Cultivating a relationship of trust by Kristin Bushby

“The next generation of successful political leaders in Northern Ireland will play to their best hopes, instead of their worst fears.” These words stood out to me during a recent lecture given by Lord Alderdice and The Right Honourable Jeffrey Donaldson MP on their experiences working to establish sustainable peace in Northern Ireland. As a master’s degree student at The Fletcher School of Law and Diplomacy at Tufts University, I had the opportunity to learn firsthand about the work of the Centre for Democracy and Peace Building (CDPB), and their role promoting peace, stability, and reconciliation both in Northern Ireland and throughout the world. Reflecting on the discussion, several critical themes emerged.

Creating a Space for Negotiations to Succeed

The Northern Ireland experience embodies the importance of creating a political and social environment in which negotiations have the chance to be successful. For negotiations to succeed, significant backchannel work cultivating support within one’s party is needed, which requires strong transformational leadership, as well as the ability to communicate effectively with the opposing party. A negotiator must navigate the difficult balance of first and foremost representing the interests of its party, while at the same time, cultivating a relationship of trust with other negotiators and trying to understand their party’s needs, so that the negotiation becomes an atmosphere where mutual gains are possible, instead of a zero-sum process. Lord Alderdice and Rt Hon Jeffrey Donaldson MP repeatedly emphasized the importance of cultivating strong relationships throughout negotiations, as well as paying careful attention to language used during the process, which should aspire to transcend issues and create an atmosphere of respect.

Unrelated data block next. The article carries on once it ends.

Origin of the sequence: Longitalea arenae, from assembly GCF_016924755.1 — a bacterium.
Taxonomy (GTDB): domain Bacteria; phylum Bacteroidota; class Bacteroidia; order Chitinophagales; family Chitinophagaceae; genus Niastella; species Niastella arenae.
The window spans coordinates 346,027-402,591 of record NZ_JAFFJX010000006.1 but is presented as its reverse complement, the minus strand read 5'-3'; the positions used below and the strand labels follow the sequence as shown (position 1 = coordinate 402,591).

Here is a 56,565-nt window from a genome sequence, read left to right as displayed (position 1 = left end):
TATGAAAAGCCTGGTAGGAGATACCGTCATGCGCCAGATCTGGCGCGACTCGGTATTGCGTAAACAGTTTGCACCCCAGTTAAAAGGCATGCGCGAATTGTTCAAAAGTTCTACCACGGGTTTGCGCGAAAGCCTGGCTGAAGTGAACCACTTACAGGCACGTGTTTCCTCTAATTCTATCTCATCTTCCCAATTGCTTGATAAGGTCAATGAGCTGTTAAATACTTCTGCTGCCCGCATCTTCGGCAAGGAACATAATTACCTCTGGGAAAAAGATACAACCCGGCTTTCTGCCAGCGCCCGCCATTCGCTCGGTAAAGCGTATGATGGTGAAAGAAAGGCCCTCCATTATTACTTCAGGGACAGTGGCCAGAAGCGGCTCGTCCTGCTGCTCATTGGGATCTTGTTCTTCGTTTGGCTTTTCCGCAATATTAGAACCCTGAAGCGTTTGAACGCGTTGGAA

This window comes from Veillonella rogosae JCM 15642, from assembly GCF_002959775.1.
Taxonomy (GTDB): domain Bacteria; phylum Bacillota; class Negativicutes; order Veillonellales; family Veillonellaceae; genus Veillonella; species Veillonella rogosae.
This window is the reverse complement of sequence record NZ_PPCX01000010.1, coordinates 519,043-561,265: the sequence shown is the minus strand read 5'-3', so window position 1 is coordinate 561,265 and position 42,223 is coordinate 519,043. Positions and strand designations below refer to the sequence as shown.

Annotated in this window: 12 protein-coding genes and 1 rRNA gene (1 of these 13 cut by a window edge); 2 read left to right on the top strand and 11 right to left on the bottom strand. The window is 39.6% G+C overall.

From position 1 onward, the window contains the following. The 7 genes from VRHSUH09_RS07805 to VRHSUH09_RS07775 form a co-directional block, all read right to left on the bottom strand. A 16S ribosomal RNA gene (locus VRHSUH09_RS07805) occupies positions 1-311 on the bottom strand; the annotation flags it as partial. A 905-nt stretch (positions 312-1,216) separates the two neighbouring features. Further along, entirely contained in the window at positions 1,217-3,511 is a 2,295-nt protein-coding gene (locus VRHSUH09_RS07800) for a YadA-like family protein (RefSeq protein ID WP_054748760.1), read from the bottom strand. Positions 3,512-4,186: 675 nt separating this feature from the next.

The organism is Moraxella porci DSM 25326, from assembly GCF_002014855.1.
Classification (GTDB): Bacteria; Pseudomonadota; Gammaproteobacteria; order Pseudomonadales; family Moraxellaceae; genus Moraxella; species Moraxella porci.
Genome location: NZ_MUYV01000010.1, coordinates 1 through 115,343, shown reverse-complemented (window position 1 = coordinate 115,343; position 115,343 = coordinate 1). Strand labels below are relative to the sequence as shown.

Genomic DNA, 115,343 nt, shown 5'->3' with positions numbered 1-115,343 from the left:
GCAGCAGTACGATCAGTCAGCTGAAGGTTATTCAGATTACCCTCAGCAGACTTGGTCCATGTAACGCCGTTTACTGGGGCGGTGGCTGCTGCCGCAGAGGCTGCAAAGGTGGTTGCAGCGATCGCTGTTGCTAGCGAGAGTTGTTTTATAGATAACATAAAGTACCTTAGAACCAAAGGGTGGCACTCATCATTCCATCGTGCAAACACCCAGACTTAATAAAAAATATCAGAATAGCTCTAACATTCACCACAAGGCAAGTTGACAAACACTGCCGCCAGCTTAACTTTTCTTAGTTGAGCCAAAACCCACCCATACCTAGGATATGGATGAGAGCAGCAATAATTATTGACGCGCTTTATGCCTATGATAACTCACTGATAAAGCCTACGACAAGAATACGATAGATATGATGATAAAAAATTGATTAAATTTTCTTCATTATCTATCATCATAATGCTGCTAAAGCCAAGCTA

Preparing for Implementation of the Agreement

The negotiation process is a means to an end; it is crucial to remember that negotiations are only successful if the implementation of their outcomes is adequately planned. In the case of Northern Ireland, it took nine years to establish stable political institutions following the Good Friday Agreement. Lord Alderdice and Rt Hon Jeffrey Donaldson MP discussed the need to create a space through which realistic societal change could take place, which means allocating appropriate time for implementation of the agreement. This can be extremely challenging in post-conflict societies where citizens and political parties alike are demanding immediate change, yet taking the time to ensure institutions are ready to implement peace deserves serious attention, and should not be rushed. Having this time is also critical to begin the lengthy process of working toward cultural change and gaining acceptance for peace within a society.

Looking Ahead to Sustainable Peace

Northern Ireland is still facing some legacies of its past, including the need to establish a collective identity through the memorialization process. This process, which according to Rt Hon Jeffrey Donaldson MP, may take up to another 10 years to complete, would be completed over twenty years after the Belfast Agreement was initially signed. That this process may be as long as the duration of the twenty-five year conflict itself is a testament to the complexity of peace processes, and the need for a long-term approach to achieving reconciliation.

While the Northern Ireland experience is contextually unique, the lessons learned from its process have valuable implications for conflicts around the world today. Lord Alderdice and Rt Hon Jeffrey Donaldson MP closed their remarks by noting that reconciliation in Northern Ireland was extremely difficult, and that conflict-ridden societies with more economic disparity and ethnic diversity than Northern Ireland face even greater challenges. This makes the work of CDPB and its efforts to share the Northern Ireland experience with the world even more critical.

 

By Kristin Bushby, The Fletcher School of Law and Diplomacy at Tufts University

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